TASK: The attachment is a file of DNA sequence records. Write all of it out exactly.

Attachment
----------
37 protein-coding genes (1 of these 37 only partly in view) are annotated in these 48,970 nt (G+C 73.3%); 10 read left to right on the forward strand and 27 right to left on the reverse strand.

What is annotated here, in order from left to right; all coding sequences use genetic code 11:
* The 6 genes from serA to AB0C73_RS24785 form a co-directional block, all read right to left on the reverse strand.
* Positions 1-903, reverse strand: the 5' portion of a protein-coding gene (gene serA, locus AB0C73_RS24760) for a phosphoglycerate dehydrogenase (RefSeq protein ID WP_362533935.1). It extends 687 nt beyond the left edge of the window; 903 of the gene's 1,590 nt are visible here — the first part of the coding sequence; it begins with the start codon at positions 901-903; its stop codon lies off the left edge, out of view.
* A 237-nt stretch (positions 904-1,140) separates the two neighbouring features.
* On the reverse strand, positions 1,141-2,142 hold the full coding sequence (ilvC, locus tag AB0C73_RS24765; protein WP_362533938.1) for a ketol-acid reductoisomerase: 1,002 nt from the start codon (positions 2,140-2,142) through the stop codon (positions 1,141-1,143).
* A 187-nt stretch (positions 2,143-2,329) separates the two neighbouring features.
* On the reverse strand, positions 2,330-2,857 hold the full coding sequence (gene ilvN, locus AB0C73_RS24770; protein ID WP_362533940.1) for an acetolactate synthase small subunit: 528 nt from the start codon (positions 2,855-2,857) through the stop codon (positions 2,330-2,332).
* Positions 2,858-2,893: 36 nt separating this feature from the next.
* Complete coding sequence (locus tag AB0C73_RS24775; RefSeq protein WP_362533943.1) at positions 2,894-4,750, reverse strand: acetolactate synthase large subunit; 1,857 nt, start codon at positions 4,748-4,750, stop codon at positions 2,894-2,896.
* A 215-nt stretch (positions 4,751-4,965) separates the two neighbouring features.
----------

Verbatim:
37 protein-coding genes (1 of these 37 only partly in view) are annotated in these 48,970 nt (G+C 73.3%); 10 read left to right on the forward strand and 27 right to left on the reverse strand.

What is annotated here, in order from left to right; all coding sequences use genetic code 11:
* The 6 genes from serA to AB0C73_RS24785 form a co-directional block, all read right to left on the reverse strand.
* Positions 1-903, reverse strand: the 5' portion of a protein-coding gene (gene serA, locus AB0C73_RS24760) for a phosphoglycerate dehydrogenase (RefSeq protein ID WP_362533935.1). It extends 687 nt beyond the left edge of the window; 903 of the gene's 1,590 nt are visible here — the first part of the coding sequence; it begins with the start codon at positions 901-903; its stop codon lies off the left edge, out of view.
* A 237-nt stretch (positions 904-1,140) separates the two neighbouring features.
* On the reverse strand, positions 1,141-2,142 hold the full coding sequence (ilvC, locus tag AB0C73_RS24765; protein WP_362533938.1) for a ketol-acid reductoisomerase: 1,002 nt from the start codon (positions 2,140-2,142) through the stop codon (positions 1,141-1,143).
* A 187-nt stretch (positions 2,143-2,329) separates the two neighbouring features.
* On the reverse strand, positions 2,330-2,857 hold the full coding sequence (gene ilvN, locus AB0C73_RS24770; protein ID WP_362533940.1) for an acetolactate synthase small subunit: 528 nt from the start codon (positions 2,855-2,857) through the stop codon (positions 2,330-2,332).
* Positions 2,858-2,893: 36 nt separating this feature from the next.
* Complete coding sequence (locus tag AB0C73_RS24775; RefSeq protein WP_362533943.1) at positions 2,894-4,750, reverse strand: acetolactate synthase large subunit; 1,857 nt, start codon at positions 4,748-4,750, stop codon at positions 2,894-2,896.
* A 215-nt stretch (positions 4,751-4,965) separates the two neighbouring features.